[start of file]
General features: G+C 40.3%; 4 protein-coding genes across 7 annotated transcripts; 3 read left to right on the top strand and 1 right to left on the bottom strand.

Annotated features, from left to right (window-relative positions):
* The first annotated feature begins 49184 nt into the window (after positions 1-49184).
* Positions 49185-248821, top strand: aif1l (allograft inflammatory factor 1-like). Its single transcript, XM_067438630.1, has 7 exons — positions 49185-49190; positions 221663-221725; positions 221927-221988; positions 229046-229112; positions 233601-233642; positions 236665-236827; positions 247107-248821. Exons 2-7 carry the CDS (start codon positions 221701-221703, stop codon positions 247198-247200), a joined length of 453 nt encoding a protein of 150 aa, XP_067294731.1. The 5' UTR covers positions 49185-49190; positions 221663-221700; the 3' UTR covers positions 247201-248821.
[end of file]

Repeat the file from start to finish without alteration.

General features: G+C 40.3%; 4 protein-coding genes across 7 annotated transcripts; 3 read left to right on the top strand and 1 right to left on the bottom strand.

Annotated features, from left to right (window-relative positions):
* The first annotated feature begins 49184 nt into the window (after positions 1-49184).
* Positions 49185-248821, top strand: aif1l (allograft inflammatory factor 1-like). Its single transcript, XM_067438630.1, has 7 exons — positions 49185-49190; positions 221663-221725; positions 221927-221988; positions 229046-229112; positions 233601-233642; positions 236665-236827; positions 247107-248821. Exons 2-7 carry the CDS (start codon positions 221701-221703, stop codon positions 247198-247200), a joined length of 453 nt encoding a protein of 150 aa, XP_067294731.1. The 5' UTR covers positions 49185-49190; positions 221663-221700; the 3' UTR covers positions 247201-248821.